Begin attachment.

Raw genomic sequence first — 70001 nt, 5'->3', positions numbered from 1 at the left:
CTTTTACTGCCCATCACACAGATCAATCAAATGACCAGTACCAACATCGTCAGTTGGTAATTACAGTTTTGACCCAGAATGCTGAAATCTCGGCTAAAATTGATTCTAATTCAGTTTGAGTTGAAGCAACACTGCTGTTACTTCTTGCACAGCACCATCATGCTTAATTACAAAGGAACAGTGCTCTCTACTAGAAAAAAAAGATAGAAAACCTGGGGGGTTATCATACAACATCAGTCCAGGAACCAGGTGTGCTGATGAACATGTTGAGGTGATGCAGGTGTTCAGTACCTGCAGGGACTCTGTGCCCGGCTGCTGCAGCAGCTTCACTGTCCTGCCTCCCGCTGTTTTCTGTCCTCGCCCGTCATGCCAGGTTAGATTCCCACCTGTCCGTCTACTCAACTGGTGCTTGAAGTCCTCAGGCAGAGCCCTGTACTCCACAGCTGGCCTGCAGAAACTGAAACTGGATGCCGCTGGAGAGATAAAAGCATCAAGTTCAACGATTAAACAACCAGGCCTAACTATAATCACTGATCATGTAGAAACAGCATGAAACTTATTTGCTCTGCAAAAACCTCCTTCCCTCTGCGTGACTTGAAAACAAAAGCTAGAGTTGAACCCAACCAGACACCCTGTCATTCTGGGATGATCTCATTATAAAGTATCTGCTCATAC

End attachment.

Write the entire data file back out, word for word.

Raw genomic sequence first — 70001 nt, 5'->3', positions numbered from 1 at the left:
CTTTTACTGCCCATCACACAGATCAATCAAATGACCAGTACCAACATCGTCAGTTGGTAATTACAGTTTTGACCCAGAATGCTGAAATCTCGGCTAAAATTGATTCTAATTCAGTTTGAGTTGAAGCAACACTGCTGTTACTTCTTGCACAGCACCATCATGCTTAATTACAAAGGAACAGTGCTCTCTACTAGAAAAAAAAGATAGAAAACCTGGGGGGTTATCATACAACATCAGTCCAGGAACCAGGTGTGCTGATGAACATGTTGAGGTGATGCAGGTGTTCAGTACCTGCAGGGACTCTGTGCCCGGCTGCTGCAGCAGCTTCACTGTCCTGCCTCCCGCTGTTTTCTGTCCTCGCCCGTCATGCCAGGTTAGATTCCCACCTGTCCGTCTACTCAACTGGTGCTTGAAGTCCTCAGGCAGAGCCCTGTACTCCACAGCTGGCCTGCAGAAACTGAAACTGGATGCCGCTGGAGAGATAAAAGCATCAAGTTCAACGATTAAACAACCAGGCCTAACTATAATCACTGATCATGTAGAAACAGCATGAAACTTATTTGCTCTGCAAAAACCTCCTTCCCTCTGCGTGACTTGAAAACAAAAGCTAGAGTTGAACCCAACCAGACACCCTGTCATTCTGGGATGATCTCATTATAAAGTATCTGCTCATAC